Global coffee – India’s first Starbucks have waiting lines


Photograph: Punit Paranjpe/AFP/Getty Images

During the past 10 days, sweaty queues of up to 50 people have formed outside an old colonial building in downtown Mumbai, while a security guard operates a one-in-one-out policy. These hopefuls are not trying to get into an edgy new nightclub or shake hands with a visiting politician. They are waiting for up to an hour to go to Starbucks. “There’s excitement among everyone,” said Akhil Somani, a 27-year-old financial adviser, as he stood in line last weekend. “We have our own coffee brands but this one has had a lot of hype.”

Starbucks, the world’s largest coffee-shop chain, opened its first branch in India on 19 October. Two more branches – including one in Mumbai’s famous Taj Mahal Palace hotel, which has likewise seen dozens of people queuing for a frappuccino – opened last week. With more than 17,600 branches in 61 countries, it is perhaps surprising that the Seattle-based company has only just arrived in India. It entered China in 1999 and has around 600 outlets there.

India is the home of chai, sugary and milky tea ladled into tumblers at street stalls for around five rupees. However, as Indians’ disposable incomes rise, cafes are cropping up in large cities. The country’s cafe sector is worth $230 million, up from $40 million five years ago, according to a report by Technopak, an Indian consultancy. Cafe Coffee Day, a no-frills homegrown chain, dominates the market. The UK’s Costa Coffee and the US’s The Coffee Bean and Tea Leaf also have a small presence.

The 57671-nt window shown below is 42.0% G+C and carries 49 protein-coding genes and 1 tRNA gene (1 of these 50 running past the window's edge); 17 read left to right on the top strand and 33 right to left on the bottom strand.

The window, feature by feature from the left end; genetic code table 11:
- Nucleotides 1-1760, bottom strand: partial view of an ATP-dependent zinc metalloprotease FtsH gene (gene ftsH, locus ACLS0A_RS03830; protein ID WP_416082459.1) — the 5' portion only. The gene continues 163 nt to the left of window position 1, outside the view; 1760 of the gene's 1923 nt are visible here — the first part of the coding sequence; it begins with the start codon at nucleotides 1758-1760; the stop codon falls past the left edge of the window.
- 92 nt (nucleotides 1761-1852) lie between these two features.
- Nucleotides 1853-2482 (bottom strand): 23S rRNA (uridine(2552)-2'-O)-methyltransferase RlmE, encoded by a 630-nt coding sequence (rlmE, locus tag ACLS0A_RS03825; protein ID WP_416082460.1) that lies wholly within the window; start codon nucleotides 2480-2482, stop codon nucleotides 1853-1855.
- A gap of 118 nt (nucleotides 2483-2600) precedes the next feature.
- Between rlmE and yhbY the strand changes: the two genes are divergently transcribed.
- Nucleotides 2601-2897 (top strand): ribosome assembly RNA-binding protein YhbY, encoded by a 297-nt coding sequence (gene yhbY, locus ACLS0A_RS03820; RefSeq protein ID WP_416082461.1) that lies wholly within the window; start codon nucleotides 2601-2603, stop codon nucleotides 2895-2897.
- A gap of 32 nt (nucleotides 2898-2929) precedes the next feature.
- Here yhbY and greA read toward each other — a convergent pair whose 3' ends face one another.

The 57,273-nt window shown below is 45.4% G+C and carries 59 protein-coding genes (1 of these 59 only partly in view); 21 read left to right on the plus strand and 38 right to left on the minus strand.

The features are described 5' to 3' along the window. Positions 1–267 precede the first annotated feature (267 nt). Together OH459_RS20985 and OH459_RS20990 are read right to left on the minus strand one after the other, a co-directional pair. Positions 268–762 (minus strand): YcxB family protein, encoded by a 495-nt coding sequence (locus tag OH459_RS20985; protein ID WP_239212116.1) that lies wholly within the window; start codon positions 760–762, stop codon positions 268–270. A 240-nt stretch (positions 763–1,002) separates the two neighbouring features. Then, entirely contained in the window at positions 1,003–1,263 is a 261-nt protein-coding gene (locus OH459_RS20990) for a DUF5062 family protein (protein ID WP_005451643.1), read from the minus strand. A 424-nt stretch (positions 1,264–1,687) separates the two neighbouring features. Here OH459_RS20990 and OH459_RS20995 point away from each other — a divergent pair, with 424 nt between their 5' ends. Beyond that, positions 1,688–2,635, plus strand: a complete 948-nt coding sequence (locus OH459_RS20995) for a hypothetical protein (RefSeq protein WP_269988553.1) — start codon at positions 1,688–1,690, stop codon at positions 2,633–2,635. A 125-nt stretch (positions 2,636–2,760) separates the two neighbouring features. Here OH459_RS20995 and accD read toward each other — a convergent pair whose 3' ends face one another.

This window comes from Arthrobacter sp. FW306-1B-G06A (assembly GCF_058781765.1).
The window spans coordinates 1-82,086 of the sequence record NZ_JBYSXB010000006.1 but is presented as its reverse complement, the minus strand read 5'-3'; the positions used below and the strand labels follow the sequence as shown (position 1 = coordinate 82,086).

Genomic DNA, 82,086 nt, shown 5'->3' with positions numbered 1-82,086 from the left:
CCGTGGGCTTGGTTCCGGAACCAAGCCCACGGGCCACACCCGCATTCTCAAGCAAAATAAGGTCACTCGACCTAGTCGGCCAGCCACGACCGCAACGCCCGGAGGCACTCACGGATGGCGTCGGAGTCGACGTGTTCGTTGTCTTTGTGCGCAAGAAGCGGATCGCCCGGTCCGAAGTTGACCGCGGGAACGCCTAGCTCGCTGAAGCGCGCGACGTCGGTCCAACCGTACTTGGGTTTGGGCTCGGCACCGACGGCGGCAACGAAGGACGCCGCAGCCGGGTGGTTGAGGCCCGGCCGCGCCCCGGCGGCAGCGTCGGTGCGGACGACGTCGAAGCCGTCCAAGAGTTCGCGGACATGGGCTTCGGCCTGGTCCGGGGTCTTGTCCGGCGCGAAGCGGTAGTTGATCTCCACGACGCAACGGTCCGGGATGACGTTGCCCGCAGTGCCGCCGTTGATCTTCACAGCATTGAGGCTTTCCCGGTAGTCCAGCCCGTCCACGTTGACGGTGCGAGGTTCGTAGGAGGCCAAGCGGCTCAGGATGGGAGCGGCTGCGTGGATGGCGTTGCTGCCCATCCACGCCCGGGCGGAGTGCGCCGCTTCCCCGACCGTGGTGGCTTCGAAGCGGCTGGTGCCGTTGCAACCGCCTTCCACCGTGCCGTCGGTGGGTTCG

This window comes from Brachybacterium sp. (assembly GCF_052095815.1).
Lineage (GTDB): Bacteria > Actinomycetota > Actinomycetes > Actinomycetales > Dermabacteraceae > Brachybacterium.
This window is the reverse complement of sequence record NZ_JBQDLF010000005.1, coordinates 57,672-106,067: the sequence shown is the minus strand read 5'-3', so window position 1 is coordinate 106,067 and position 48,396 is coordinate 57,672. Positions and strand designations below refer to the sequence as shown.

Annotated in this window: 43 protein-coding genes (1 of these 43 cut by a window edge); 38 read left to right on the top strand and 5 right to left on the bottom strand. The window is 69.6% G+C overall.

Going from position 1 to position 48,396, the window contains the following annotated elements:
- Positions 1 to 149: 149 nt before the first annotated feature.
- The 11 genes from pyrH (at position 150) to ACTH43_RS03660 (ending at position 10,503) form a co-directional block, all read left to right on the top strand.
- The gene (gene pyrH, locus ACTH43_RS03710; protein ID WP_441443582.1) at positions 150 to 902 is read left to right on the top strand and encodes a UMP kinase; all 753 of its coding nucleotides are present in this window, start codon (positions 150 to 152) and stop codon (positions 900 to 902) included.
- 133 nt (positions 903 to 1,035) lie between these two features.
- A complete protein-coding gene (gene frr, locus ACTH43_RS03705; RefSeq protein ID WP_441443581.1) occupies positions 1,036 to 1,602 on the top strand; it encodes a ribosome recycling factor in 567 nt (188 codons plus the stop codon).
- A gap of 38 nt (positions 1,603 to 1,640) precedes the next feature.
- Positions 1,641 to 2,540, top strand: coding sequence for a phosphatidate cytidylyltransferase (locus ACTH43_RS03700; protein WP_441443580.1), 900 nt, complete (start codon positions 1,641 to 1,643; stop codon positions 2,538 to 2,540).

The appearance of Starbucks, whose Mumbai branches offer paneer wraps as well as blueberry muffins, also reflects India’s increasingly international malls and high streets. More western chains are expected to open branches here in the near future, after constraints on foreign investment were loosened this autumn.

India’s coalition government, led by the Congress party, in September relaxed rules on local sourcing for foreign “single-brand retailers” – shops that sell items belonging to one brand. Last November, it scrapped rules stating that such retailers needed to partner with a local company. Following these reforms, Ikea this month applied to open around 25 outlets. Starbucks has entered India through an $80m joint venture with Tata, one of the country’s biggest conglomerates, having worked on this deal before the rules changed…

Opposition parties and independent shopkeepers have held protests in response to the retail reforms. Yet many customers hope foreign brands will result in more choice and better quality, as local businesses will have to fight to retain clients. “More competition is good for the customer,” said Somani as he finally managed to enter Starbucks, only to join another queue for the counter.

Politicians who think they’re doing a nation’s economy a favor by keeping out foreign investment are fools. They may garner a few more votes among superpatriots or business ignoranuses. They restrain expansion from investors bringing something as simple as a new outlook to the economy.

And then there are those who would like to introduce even more barriers to foreign investment. They would enjoy nothing more than dragging our own tawdry economy into a trade war, protect a few personal investments – well, investments made “personal” by lobbyists – in the name of national security. Yup. Our unemployed feel lots more secure when foreign investors are prevented from putting a few bucks into a business in the GOUSA.

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